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Curious Sayings

brian_eggleston
Posts: 3,347
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8/19/2011 5:41:56 AM
Posted: 5 years ago
When I was a small boy I dropped my ice lolly and it got covered in dirt. My mum told me to pick it up and eat it and when I objected she said:

"We all eat a pound of muck before we die."

I remember being unimpressed by this and thinking of a doctor's report reading: Brian Eggleston, deceased. Cause of death: Eating a pound of muck.
Visit the burglars' bulletin board: http://www.break-in-news.com...
Greyparrot
Posts: 14,256
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8/19/2011 9:17:24 AM
Posted: 5 years ago
At 8/19/2011 7:56:28 AM, brian_eggleston wrote:
Another one is: "You can't have your cake and eat it."

Not much point in buying cake then, is there?

Not much point in hiring a Lawyer to draw up a Deed for a cake :)
mattrodstrom
Posts: 12,028
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8/19/2011 9:18:16 AM
Posted: 5 years ago
"I've got to see a man about a horse"

means: I Gotta Pee!!
"He who does not know how to put his will into things at least puts a meaning into them: that is, he believes there is a will in them already."

Metaphysics:
"The science.. which deals with the fundamental errors of mankind - but as if they were the fundamental truths."
Andromeda_Z
Posts: 4,151
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8/19/2011 4:56:28 PM
Posted: 5 years ago
At 8/19/2011 7:56:28 AM, brian_eggleston wrote:
Another one is: "You can't have your cake and eat it."

Not much point in buying cake then, is there?

I never understood this one either, you still have the cake. It's in your stomach.
000ike
Posts: 11,196
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8/19/2011 4:59:11 PM
Posted: 5 years ago
At 8/19/2011 4:56:28 PM, Andromeda_Z wrote:
At 8/19/2011 7:56:28 AM, brian_eggleston wrote:
Another one is: "You can't have your cake and eat it."

Not much point in buying cake then, is there?

I never understood this one either, you still have the cake. It's in your stomach.

Its supposed to be 'you can't eat your cake and have it too' (which makes more sense) but somewhere along history it got switched.
"A stupid despot may constrain his slaves with iron chains; but a true politician binds them even more strongly with the chain of their own ideas" - Michel Foucault
nonentity
Posts: 5,008
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8/20/2011 11:53:44 AM
Posted: 5 years ago
At 8/19/2011 7:56:28 AM, brian_eggleston wrote:
Another one is: "You can't have your cake and eat it."

Not much point in buying cake then, is there?

I only understood this one a few months ago. It's because once you eat it, you no longer have it. I think.
Man-is-good
Posts: 6,871
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8/20/2011 11:56:39 AM
Posted: 5 years ago
At 8/20/2011 11:53:44 AM, nonentity wrote:
At 8/19/2011 7:56:28 AM, brian_eggleston wrote:
Another one is: "You can't have your cake and eat it."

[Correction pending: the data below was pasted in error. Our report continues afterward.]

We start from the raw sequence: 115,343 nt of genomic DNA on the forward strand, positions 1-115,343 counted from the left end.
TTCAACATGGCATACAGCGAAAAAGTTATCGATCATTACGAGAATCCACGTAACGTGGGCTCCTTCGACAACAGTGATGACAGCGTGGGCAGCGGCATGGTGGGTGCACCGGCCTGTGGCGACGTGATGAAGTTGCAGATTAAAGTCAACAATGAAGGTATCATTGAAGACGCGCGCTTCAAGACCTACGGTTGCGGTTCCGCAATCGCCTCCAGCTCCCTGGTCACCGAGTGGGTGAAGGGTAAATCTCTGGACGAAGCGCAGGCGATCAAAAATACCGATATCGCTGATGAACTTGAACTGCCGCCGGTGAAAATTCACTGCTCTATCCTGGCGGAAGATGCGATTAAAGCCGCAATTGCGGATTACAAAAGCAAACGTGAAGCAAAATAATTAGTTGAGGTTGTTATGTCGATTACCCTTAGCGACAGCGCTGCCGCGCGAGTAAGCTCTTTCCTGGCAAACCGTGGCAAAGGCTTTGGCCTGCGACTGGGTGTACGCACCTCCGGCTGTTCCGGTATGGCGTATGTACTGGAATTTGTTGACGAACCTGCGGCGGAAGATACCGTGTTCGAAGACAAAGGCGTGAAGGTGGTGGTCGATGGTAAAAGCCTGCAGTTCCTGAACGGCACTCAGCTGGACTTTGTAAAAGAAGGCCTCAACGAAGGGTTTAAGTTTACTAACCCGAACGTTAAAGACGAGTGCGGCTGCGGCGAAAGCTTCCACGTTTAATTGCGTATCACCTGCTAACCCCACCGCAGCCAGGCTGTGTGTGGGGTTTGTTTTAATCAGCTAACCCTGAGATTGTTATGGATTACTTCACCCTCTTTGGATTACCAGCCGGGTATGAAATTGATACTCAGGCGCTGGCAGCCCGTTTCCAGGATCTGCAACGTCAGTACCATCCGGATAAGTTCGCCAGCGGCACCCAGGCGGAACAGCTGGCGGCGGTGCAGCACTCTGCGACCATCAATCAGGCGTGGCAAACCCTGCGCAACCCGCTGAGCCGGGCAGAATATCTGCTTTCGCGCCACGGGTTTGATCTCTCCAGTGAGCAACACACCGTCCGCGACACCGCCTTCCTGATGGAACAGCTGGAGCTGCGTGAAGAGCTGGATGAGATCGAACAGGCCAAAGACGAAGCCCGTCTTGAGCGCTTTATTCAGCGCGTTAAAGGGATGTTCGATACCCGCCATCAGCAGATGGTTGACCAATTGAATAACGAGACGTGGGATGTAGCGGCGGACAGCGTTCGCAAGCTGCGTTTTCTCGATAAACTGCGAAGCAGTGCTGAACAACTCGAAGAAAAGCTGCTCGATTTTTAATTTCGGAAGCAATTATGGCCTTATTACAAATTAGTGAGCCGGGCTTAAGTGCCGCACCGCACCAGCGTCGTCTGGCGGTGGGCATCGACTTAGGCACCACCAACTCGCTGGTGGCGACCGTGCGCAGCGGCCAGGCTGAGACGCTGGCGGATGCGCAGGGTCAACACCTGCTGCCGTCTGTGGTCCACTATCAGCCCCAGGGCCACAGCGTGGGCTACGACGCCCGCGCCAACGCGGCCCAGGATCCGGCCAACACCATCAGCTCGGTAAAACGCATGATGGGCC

Not much point in buying cake then, is there?

I only understood this one a few months ago. It's because once you eat it, you no longer have it. I think.

And there's this one, a Russian adage, I understand a bit....'Granny (told fortunes and) said two things (— it will either rain or snow; it either will or will not).'

Hmm...it appears to mean that even with a knowledge of the future, effects, consequences, and succeeding actions remain unknown. Any thoughts?
"Homo sum, humani nihil a me alienum puto." --Terence

"I believe that the mind can be permanently profaned by the habit of attending to trivial things, so that all our thoughts shall be tinged with triviality."--Thoreau
nonentity
Posts: 5,008
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8/20/2011 12:02:12 PM
Posted: 5 years ago
At 8/20/2011 11:56:39 AM, Man-is-good wrote:
At 8/20/2011 11:53:44 AM, nonentity wrote:
At 8/19/2011 7:56:28 AM, brian_eggleston wrote:
Another one is: "You can't have your cake and eat it."

Not much point in buying cake then, is there?

I only understood this one a few months ago. It's because once you eat it, you no longer have it. I think.

And there's this one, a Russian adage, I understand a bit....'Granny (told fortunes and) said two things (— it will either rain or snow; it either will or will not).'

Hmm...it appears to mean that even with a knowledge of the future, effects, consequences, and succeeding actions remain unknown. Any thoughts?

Can you say it in Russian? I'll ask my boyfriend to translate.
el-badgero
Posts: 1,045
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8/20/2011 12:02:14 PM
Posted: 5 years ago
At 8/19/2011 9:18:16 AM, mattrodstrom wrote:
"I've got to see a man about a horse"

means: I Gotta Pee!!

not over here it doesn't... and it's also very often "a man about a dog" over here too.. it just means i gotta go.. meet a client.. that kinda thing.. it's generally said when you don't want to tell someone what you're going doing.. or.. if you were going seeing a man about a dog or a horse which'd be fairly commonplace over here too.. :P